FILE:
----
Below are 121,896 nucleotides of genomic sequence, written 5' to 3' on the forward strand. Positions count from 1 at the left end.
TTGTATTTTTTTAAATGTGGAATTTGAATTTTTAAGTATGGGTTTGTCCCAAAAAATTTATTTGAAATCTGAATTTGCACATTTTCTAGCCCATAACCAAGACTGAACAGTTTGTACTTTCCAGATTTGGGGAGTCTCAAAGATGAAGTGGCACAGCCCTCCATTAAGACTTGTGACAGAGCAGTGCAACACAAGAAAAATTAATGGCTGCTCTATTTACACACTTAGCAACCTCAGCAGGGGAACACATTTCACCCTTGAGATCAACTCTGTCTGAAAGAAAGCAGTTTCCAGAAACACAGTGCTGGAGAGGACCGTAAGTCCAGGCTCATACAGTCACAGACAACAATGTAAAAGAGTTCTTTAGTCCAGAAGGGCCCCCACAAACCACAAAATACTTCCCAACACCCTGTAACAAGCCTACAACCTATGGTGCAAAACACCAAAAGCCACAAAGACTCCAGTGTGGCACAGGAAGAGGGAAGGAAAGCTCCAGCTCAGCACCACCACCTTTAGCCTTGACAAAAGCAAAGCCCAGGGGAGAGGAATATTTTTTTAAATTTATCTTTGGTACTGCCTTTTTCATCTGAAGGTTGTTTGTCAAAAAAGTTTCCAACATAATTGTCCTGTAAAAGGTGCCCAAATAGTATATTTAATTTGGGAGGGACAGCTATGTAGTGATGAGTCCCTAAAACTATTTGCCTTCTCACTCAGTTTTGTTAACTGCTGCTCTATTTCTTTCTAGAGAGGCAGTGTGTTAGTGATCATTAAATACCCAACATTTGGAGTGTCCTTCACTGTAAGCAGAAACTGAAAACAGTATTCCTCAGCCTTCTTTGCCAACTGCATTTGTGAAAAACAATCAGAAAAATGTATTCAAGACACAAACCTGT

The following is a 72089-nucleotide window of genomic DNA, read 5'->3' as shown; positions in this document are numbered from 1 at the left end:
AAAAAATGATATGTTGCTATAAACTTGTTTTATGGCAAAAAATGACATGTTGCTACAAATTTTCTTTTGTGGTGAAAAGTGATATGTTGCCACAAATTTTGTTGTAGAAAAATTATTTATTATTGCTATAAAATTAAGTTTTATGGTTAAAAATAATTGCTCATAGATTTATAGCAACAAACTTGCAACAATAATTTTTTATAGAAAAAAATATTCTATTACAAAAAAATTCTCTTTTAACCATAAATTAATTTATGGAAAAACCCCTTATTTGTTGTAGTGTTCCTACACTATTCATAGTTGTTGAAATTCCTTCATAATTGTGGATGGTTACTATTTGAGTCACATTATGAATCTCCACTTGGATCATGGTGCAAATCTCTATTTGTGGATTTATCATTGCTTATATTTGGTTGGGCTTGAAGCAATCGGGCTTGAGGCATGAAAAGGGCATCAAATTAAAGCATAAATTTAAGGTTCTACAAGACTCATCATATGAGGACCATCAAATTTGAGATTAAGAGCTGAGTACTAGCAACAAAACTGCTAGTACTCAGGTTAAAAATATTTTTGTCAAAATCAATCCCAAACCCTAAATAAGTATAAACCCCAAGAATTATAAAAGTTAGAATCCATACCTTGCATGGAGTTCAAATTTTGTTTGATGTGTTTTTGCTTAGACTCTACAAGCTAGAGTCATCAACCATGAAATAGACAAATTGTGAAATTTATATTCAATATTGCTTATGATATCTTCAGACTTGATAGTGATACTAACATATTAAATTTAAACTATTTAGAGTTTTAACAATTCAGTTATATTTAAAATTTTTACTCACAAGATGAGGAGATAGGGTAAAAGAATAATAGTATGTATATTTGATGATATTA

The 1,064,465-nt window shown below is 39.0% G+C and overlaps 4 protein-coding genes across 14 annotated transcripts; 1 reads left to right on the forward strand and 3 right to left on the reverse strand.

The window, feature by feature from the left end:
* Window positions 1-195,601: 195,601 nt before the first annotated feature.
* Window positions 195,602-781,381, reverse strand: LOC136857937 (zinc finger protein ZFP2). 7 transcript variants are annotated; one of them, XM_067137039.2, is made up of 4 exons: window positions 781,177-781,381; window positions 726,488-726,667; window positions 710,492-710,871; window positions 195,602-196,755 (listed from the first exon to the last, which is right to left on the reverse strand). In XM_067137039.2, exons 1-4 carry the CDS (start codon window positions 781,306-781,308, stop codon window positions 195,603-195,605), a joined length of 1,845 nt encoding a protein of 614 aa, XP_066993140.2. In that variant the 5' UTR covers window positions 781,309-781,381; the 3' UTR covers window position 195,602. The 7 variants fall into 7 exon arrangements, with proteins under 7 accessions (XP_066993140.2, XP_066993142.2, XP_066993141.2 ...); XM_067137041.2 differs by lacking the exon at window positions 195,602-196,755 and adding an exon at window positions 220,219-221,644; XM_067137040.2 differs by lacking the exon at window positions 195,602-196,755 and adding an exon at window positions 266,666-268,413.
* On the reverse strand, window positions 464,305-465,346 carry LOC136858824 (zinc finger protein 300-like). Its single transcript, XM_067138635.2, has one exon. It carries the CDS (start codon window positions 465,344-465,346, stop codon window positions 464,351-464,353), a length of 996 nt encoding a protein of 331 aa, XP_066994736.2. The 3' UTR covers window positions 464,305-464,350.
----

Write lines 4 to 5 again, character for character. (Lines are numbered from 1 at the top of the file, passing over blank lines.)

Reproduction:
AAAAAATGATATGTTGCTATAAACTTGTTTTATGGCAAAAAATGACATGTTGCTACAAATTTTCTTTTGTGGTGAAAAGTGATATGTTGCCACAAATTTTGTTGTAGAAAAATTATTTATTATTGCTATAAAATTAAGTTTTATGGTTAAAAATAATTGCTCATAGATTTATAGCAACAAACTTGCAACAATAATTTTTTATAGAAAAAAATATTCTATTACAAAAAAATTCTCTTTTAACCATAAATTAATTTATGGAAAAACCCCTTATTTGTTGTAGTGTTCCTACACTATTCATAGTTGTTGAAATTCCTTCATAATTGTGGATGGTTACTATTTGAGTCACATTATGAATCTCCACTTGGATCATGGTGCAAATCTCTATTTGTGGATTTATCATTGCTTATATTTGGTTGGGCTTGAAGCAATCGGGCTTGAGGCATGAAAAGGGCATCAAATTAAAGCATAAATTTAAGGTTCTACAAGACTCATCATATGAGGACCATCAAATTTGAGATTAAGAGCTGAGTACTAGCAACAAAACTGCTAGTACTCAGGTTAAAAATATTTTTGTCAAAATCAATCCCAAACCCTAAATAAGTATAAACCCCAAGAATTATAAAAGTTAGAATCCATACCTTGCATGGAGTTCAAATTTTGTTTGATGTGTTTTTGCTTAGACTCTACAAGCTAGAGTCATCAACCATGAAATAGACAAATTGTGAAATTTATATTCAATATTGCTTATGATATCTTCAGACTTGATAGTGATACTAACATATTAAATTTAAACTATTTAGAGTTTTAACAATTCAGTTATATTTAAAATTTTTACTCACAAGATGAGGAGATAGGGTAAAAGAATAATAGTATGTATATTTGATGATATTA

The 1,064,465-nt window shown below is 39.0% G+C and overlaps 4 protein-coding genes across 14 annotated transcripts; 1 reads left to right on the forward strand and 3 right to left on the reverse strand.